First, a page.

by Hope Andersen
Several years ago, I worked part-time during the holidays at a bookstore. I could not help but notice how many of the bestsellers featured stars of a popular remodeling show. This made me think of all the doctor’s offices I had been in over the past decades as my husband battled – and survived – near fatal liver cancer.
And as I have struggled with my own mental illness.
In all these doctor’s offices, what always played in the waiting rooms were episodes of Property Brothers, Flip or Flop, Fixer Upper or some similar home improvement show. It makes sense. America is obsessed with remodeling. We are also addicted to recovery and self-improvement. If we aren’t changing the paint color on our walls, we are revamping our diet and exercise programs, all in the hopes that we will achieve that perfect state in which the world (and ourselves) looks and feels just right.
That got me thinking about remodeling not just a house, but a life, and how there are many similarities between the two. Putting these two ideas together, I wrote a memoir/self-help book titled HOW TO REMODEL A LIFE: a guide to living well with alcoholism and bipolar disorder. The book, culled from forty-plus years of sobriety and a quarter of a century in recovery from Bipolar 2, compares our inner journey of self-transformation to the outer dealings of renovating a home.
The process of remodeling a home begins with dust. In construction, it is that all pervasive dust that manages to find its way under plastic sheets and into your very front teeth. In remodeling our lives, we unleash emotional…
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In the following paragraphs, I will give you a taste of the book’s content by sharing a summary of my first chapter with you.
The process of remodeling a home begins with dust. In construction, it is that all pervasive dust that manages to find its way under plastic sheets and into your very front teeth. In order to remodel our lives, we unleash emotional dust or debris – the cumulation of past experiences that brought us to this point in our lives where we simply had to make a change. When I stopped doing drugs and alcohol at the age of twenty-six, I had already amassed a history of wreckage that needed to be cleaned up. I used the following tools to heal relationships and make peace with my past.
Surrender – over the years, I have had to surrender again and again, in every area of my life. I have had to let go of resentments towards people and jobs, dreams and goals that were ego-driven, unreasonable demands on myself and others, self-centeredness, fear, superiority, depression, self-pity, taking myself too seriously and not taking myself seriously enough, to name a few.
Letting go is an on-going, spiritual practice. It is the wrench that loosens the pipe that has been tightened to the extreme and cut of flow. It is not difficult. It just takes willingness. And yet, we hold on so tightly to what we know, even if it causes us pain and suffering. So, how do I let go? The simple act of unclenching my fists and opening my palms to the Universe was a small but mighty beginning.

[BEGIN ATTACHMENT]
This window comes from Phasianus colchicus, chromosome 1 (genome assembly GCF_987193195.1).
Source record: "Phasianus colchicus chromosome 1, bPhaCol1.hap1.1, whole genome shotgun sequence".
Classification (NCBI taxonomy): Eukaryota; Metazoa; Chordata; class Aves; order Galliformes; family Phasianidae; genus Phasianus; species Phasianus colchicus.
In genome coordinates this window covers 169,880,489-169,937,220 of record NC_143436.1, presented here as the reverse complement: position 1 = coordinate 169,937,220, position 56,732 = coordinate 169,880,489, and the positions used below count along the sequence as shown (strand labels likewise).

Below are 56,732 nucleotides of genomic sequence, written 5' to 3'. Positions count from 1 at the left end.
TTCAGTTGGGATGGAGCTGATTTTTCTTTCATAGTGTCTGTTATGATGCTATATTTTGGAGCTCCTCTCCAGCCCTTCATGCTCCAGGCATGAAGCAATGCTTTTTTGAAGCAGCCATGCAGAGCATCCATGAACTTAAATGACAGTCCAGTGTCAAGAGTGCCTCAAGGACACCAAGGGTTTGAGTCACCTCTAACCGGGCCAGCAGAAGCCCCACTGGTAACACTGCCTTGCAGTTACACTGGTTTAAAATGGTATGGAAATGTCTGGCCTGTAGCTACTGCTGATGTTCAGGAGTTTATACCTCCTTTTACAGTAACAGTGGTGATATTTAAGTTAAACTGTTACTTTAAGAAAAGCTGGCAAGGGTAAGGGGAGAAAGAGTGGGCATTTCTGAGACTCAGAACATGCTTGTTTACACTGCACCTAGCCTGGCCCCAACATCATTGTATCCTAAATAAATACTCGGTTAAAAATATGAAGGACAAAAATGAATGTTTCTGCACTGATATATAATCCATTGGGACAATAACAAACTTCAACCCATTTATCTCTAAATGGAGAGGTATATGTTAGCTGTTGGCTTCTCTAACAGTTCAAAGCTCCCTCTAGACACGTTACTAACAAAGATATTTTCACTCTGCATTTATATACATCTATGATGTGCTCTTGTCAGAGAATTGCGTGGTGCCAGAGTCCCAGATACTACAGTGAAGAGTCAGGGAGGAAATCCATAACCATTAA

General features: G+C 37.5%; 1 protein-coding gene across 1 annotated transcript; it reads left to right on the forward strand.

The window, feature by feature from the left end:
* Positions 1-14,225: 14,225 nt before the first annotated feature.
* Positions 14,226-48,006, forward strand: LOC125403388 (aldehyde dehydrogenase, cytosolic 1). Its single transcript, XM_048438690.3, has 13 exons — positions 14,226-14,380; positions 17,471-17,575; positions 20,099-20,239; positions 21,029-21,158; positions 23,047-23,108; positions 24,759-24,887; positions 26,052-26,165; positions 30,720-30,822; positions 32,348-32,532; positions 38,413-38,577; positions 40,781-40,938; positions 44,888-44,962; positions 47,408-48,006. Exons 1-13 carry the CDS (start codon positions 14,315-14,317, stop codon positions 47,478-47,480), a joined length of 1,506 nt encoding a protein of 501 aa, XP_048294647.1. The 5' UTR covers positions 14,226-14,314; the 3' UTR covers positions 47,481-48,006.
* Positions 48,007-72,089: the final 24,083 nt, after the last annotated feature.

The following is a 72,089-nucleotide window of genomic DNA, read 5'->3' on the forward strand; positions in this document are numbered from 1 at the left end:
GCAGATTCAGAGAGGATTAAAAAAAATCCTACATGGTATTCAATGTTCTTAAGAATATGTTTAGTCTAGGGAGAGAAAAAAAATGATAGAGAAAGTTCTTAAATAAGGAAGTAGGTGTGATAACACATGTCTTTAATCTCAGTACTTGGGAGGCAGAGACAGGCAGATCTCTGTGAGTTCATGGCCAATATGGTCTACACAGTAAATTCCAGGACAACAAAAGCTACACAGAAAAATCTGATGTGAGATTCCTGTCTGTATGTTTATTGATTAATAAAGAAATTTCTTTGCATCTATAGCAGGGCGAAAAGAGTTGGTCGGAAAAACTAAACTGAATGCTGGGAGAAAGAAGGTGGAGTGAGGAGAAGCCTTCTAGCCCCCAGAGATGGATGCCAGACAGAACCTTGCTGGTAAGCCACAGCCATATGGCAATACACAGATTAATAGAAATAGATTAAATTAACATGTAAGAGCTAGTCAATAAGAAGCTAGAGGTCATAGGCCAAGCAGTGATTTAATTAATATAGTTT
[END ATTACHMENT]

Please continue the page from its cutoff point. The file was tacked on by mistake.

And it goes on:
Don’t blame anyone. Not even yourself. You are where you are and you can move forward as long as you are not carrying a sack full of resentments and regrets. If you are an alcoholic or you suffer from a mental disorder, you are not to blame. You cannot help your genetics, but what you can do is make good choices from here on out. Carrying regrets and blame is useless. All they do is drag you down. There is a difference between blaming yourself and taking responsibility for your actions.
Find a Buddy. Quickly. Someone you can vent to when the world is driving you crazy. This might be an individual or a group. Anyone who can help you stay on course and listen to you when you just need to spew off. Then find another buddy whose advice you respect and whose suggestions you will take to remodel your life. This buddy will help you gain perspective and see the bigger picture.
Be Still and Trust. Transformation takes time. For everyone. You aren’t the only one growing and changing. Your behavior has had an impact on those around you. Let them whirl. But don’t whirl with them. Rest assured that everything is working out the way it is supposed to.
Laugh. Another valuable tool is learning not to take yourself, or life, too seriously. Laughter puts the past into perspective. It takes away the sting of shame and remorse. It lightens the emotional load that is unleashed with the onset of recovery. It works.
Subsequent chapters touch on the following topics and each is followed by a set of tools similar to those outlined above.
-Setting a firm foundation (for recovery)
-Letting light in (making a spiritual connection)
-Updating the hardwired mind (replacing negative with positive thoughts)
-Fixing faulty plumbing (finding healthy diet and exercise programs)
-Raising the roof (examining work options)
-The master suite (engaging in self-care)
-The guest room (making space for relationships)
-Establishing curb appeal (being authentic)
-Color my world (finding a fresh perspective)
-The swing in the backyard ( playing! Enjoying life!)
No matter what you suffer from , if you are looking for a way to make your life more purposeful and enjoyable in 2023, pick up the tools in my toolkits and begin to remodel your own life. Make this the year that your renovation becomes complete!*
HOW TO REMODEL A LIFE: a guide to living well with alcoholism and bipolar disorder is available on Amazon, at Barnes and Noble, from www.warrenpublishing.net and at independent bookstores everywhere.
The views and opinions expressed in this post are those of the author and do not necessarily reflect all or some of our beliefs and policy. Any links on this page do not necessarily mean they have been endorsed by Defying Mental Illness